We also charge zero overdraft fees, zero dormant account fees, and zero debit card fees. Our goal is to help customers increase their wealth when they bank with us.
Aspiration goes further by donating 10% of our earnings to help struggling Americans start their own businesses and build a better life.
2. Invest in sustainable funds
Other than ethical bank accounts, you could also improve your financial life by investing in sustainable funds.
Since the signing of the 2015 Paris Agreement, which brought the world’s attention to the alarming rise in global carbon emissions, interest in sustainable investing has surged.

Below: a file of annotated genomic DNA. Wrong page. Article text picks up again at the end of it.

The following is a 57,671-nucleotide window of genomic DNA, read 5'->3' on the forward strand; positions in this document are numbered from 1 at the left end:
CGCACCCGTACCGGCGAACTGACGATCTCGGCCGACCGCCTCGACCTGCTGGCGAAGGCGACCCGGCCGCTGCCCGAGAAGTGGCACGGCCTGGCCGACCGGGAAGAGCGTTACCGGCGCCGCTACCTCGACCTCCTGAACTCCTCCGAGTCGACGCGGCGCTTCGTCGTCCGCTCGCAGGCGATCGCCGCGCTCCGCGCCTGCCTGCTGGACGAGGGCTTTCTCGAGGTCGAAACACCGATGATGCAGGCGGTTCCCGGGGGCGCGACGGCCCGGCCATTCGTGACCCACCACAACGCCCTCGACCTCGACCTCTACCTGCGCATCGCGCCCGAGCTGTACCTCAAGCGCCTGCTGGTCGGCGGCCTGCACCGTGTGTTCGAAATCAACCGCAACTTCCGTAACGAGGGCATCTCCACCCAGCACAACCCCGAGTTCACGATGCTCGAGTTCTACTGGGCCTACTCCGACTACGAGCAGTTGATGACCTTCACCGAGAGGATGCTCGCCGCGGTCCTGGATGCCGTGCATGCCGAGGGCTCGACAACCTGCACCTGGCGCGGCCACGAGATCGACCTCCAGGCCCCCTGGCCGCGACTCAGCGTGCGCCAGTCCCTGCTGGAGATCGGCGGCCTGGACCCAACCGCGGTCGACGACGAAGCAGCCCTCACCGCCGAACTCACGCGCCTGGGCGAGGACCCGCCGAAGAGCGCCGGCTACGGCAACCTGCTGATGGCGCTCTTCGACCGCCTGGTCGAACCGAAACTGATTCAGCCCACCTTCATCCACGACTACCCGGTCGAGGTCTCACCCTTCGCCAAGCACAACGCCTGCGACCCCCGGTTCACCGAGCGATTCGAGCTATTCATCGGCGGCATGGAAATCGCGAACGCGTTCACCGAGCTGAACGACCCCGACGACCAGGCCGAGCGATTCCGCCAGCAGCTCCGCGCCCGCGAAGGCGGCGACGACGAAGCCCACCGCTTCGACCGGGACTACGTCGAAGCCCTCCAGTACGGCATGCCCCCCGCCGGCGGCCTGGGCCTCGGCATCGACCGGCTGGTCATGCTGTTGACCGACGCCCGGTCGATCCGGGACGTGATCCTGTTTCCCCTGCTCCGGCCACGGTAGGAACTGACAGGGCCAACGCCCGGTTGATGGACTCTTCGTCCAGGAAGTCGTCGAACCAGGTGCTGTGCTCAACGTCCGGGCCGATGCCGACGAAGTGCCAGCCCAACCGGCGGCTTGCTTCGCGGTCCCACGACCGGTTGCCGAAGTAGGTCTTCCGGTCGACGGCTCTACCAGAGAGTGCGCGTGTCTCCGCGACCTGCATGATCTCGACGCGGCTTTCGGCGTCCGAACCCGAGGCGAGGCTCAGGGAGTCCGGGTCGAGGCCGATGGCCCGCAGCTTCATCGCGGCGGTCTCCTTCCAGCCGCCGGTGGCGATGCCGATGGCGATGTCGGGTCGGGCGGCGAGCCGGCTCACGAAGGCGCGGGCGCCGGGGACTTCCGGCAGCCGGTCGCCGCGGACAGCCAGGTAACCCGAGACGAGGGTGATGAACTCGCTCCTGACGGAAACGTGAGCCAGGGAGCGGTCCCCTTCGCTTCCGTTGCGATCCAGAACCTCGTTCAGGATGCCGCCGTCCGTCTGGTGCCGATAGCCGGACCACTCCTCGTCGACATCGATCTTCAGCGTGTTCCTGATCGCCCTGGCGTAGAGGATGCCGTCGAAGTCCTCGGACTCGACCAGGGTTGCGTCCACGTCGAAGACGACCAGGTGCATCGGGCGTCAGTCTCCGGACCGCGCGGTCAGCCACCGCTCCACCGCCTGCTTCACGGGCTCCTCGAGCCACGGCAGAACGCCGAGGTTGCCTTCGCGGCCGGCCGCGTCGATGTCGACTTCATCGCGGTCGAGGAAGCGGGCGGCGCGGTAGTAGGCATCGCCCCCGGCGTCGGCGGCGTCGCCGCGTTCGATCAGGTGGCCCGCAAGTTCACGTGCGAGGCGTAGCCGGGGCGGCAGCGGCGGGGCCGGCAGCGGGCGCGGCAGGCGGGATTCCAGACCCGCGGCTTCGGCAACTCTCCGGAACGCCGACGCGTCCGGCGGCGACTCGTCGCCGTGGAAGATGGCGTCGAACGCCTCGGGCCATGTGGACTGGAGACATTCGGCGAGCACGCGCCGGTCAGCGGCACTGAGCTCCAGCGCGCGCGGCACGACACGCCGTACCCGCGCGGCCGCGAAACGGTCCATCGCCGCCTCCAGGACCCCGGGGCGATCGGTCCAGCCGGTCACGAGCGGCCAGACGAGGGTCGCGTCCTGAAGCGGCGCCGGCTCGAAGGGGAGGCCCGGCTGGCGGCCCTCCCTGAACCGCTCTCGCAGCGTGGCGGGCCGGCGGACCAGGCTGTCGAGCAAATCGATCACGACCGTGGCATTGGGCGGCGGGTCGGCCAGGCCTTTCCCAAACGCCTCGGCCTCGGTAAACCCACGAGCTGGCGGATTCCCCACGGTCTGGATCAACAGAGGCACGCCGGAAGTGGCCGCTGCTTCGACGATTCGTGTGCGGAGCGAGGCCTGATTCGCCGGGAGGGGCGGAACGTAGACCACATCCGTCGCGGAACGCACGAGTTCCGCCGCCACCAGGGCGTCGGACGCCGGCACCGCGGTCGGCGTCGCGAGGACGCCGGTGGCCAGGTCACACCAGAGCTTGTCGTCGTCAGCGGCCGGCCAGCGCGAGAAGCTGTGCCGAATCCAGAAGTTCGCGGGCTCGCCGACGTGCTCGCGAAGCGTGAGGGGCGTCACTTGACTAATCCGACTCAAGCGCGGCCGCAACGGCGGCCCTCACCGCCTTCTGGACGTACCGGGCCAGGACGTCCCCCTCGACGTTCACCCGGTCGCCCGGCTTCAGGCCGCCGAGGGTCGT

People seek out firms with good Environmental, Social, and Governance (ESG) scores to invest in because they provide favorable returns and commit to reducing their environmental impact. These companies tend to treat their staff fairly, refrain from fraudulent practices, and are often more profitable than their more-traditional counterparts.
If you’re interested in sustainable investing, you could take a look at Aspiration’s very own Redwood mutual fund. We’ve selected over 30 companies that are leaders in their industry when it comes to environmental responsibility, diversity, and ethics.
These firms come from industries as diverse as information technology and healthcare. They include well-known companies such as Southwest Airlines, Western Digital Corporation, and The Walt Disney Company. The firms in our portfolio were chosen using a rigorous analysis of their ESG practices.
With only a $10 account minimum, you can start investing in the Redwood mutual fund.
3. Set aside 50% of your income for savings